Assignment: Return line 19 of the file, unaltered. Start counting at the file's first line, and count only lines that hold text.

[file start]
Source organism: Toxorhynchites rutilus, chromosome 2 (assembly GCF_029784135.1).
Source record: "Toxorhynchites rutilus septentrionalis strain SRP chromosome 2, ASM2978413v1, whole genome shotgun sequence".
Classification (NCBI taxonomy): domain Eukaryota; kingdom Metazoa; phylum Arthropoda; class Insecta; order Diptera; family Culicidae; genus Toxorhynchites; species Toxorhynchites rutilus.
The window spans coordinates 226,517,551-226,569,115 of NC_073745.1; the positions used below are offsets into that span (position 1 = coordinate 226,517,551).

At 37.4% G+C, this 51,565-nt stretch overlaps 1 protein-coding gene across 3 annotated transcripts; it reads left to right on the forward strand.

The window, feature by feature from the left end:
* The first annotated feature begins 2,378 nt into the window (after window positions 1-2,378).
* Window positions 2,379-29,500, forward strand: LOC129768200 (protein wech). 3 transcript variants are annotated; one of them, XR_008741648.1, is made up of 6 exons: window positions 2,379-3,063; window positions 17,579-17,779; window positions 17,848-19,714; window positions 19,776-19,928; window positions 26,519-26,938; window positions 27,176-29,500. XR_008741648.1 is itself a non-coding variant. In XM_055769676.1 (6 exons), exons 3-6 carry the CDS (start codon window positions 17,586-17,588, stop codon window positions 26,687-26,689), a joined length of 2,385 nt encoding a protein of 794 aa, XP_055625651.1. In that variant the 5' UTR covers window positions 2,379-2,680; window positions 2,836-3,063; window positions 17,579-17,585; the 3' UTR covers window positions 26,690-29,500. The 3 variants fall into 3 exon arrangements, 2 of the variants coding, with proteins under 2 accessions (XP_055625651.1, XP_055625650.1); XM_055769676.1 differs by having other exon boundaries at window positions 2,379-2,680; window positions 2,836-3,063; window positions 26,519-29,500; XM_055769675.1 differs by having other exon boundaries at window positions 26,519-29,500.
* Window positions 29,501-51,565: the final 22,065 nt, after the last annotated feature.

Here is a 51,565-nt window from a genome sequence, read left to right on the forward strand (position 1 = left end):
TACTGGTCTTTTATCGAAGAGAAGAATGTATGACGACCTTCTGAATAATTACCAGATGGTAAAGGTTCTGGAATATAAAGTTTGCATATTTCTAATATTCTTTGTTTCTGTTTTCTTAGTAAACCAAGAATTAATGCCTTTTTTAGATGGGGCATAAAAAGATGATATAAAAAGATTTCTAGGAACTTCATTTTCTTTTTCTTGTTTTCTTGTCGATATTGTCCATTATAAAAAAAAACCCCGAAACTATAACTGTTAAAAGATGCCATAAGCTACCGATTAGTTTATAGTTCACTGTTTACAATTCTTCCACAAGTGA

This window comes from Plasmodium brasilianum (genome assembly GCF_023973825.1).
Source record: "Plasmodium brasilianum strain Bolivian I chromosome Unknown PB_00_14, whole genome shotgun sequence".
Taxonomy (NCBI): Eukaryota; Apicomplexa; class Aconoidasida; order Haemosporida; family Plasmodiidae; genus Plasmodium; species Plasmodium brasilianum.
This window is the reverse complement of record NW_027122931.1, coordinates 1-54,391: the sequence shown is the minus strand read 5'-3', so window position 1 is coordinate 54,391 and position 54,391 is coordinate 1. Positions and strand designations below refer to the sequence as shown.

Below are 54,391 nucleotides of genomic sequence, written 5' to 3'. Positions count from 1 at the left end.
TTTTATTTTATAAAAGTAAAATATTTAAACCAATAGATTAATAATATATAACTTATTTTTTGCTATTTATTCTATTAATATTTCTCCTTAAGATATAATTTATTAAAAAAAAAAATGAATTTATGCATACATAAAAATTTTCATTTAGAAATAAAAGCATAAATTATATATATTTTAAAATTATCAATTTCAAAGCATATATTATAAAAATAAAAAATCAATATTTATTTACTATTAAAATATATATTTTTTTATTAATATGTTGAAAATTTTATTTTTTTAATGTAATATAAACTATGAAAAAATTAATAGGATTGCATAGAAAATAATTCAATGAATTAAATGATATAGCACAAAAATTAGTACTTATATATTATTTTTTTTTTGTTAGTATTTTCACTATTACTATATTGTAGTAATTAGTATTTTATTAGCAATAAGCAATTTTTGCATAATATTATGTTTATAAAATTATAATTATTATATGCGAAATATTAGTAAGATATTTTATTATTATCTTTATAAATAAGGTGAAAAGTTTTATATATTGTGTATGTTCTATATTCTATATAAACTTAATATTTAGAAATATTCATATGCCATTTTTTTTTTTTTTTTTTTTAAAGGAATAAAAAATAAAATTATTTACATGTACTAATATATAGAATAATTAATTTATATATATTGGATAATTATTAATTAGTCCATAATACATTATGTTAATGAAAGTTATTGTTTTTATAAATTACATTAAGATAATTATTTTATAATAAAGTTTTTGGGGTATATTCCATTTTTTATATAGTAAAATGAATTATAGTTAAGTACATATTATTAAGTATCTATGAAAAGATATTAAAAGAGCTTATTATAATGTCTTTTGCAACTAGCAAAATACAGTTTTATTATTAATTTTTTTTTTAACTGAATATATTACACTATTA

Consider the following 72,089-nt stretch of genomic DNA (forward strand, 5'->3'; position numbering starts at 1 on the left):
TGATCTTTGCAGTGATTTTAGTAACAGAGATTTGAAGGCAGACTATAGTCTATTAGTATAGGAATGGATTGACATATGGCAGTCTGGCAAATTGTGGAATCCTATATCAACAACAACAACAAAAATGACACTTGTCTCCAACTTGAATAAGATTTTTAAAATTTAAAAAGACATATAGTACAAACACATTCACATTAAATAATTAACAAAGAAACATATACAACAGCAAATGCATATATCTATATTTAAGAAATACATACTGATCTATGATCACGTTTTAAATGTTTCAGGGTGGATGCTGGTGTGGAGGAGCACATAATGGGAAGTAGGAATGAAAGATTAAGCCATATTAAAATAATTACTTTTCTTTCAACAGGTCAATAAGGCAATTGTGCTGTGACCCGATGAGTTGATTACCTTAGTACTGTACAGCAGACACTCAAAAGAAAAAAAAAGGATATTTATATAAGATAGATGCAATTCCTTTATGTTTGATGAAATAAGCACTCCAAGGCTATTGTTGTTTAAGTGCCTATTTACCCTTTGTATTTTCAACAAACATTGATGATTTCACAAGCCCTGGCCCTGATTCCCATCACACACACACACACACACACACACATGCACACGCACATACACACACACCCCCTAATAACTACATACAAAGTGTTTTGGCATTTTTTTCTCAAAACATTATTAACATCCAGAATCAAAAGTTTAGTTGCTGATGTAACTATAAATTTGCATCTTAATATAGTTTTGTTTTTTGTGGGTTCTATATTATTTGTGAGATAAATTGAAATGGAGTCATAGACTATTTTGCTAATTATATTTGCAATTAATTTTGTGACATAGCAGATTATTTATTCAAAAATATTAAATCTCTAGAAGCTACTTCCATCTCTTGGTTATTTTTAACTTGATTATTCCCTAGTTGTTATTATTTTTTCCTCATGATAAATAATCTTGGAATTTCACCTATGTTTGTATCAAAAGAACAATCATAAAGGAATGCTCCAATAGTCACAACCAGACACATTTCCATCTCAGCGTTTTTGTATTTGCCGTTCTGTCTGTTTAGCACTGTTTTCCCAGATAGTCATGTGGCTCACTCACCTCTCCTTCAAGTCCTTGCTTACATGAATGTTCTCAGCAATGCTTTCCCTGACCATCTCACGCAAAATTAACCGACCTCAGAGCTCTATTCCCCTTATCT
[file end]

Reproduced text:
TGATCTTTGCAGTGATTTTAGTAACAGAGATTTGAAGGCAGACTATAGTCTATTAGTATAGGAATGGATTGACATATGGCAGTCTGGCAAATTGTGGAATCCTATATCAACAACAACAACAAAAATGACACTTGTCTCCAACTTGAATAAGATTTTTAAAATTTAAAAAGACATATAGTACAAACACATTCACATTAAATAATTAACAAAGAAACATATACAACAGCAAATGCATATATCTATATTTAAGAAATACATACTGATCTATGATCACGTTTTAAATGTTTCAGGGTGGATGCTGGTGTGGAGGAGCACATAATGGGAAGTAGGAATGAAAGATTAAGCCATATTAAAATAATTACTTTTCTTTCAACAGGTCAATAAGGCAATTGTGCTGTGACCCGATGAGTTGATTACCTTAGTACTGTACAGCAGACACTCAAAAGAAAAAAAAAGGATATTTATATAAGATAGATGCAATTCCTTTATGTTTGATGAAATAAGCACTCCAAGGCTATTGTTGTTTAAGTGCCTATTTACCCTTTGTATTTTCAACAAACATTGATGATTTCACAAGCCCTGGCCCTGATTCCCATCACACACACACACACACACACACACATGCACACGCACATACACACACACCCCCTAATAACTACATACAAAGTGTTTTGGCATTTTTTTCTCAAAACATTATTAACATCCAGAATCAAAAGTTTAGTTGCTGATGTAACTATAAATTTGCATCTTAATATAGTTTTGTTTTTTGTGGGTTCTATATTATTTGTGAGATAAATTGAAATGGAGTCATAGACTATTTTGCTAATTATATTTGCAATTAATTTTGTGACATAGCAGATTATTTATTCAAAAATATTAAATCTCTAGAAGCTACTTCCATCTCTTGGTTATTTTTAACTTGATTATTCCCTAGTTGTTATTATTTTTTCCTCATGATAAATAATCTTGGAATTTCACCTATGTTTGTATCAAAAGAACAATCATAAAGGAATGCTCCAATAGTCACAACCAGACACATTTCCATCTCAGCGTTTTTGTATTTGCCGTTCTGTCTGTTTAGCACTGTTTTCCCAGATAGTCATGTGGCTCACTCACCTCTCCTTCAAGTCCTTGCTTACATGAATGTTCTCAGCAATGCTTTCCCTGACCATCTCACGCAAAATTAACCGACCTCAGAGCTCTATTCCCCTTATCT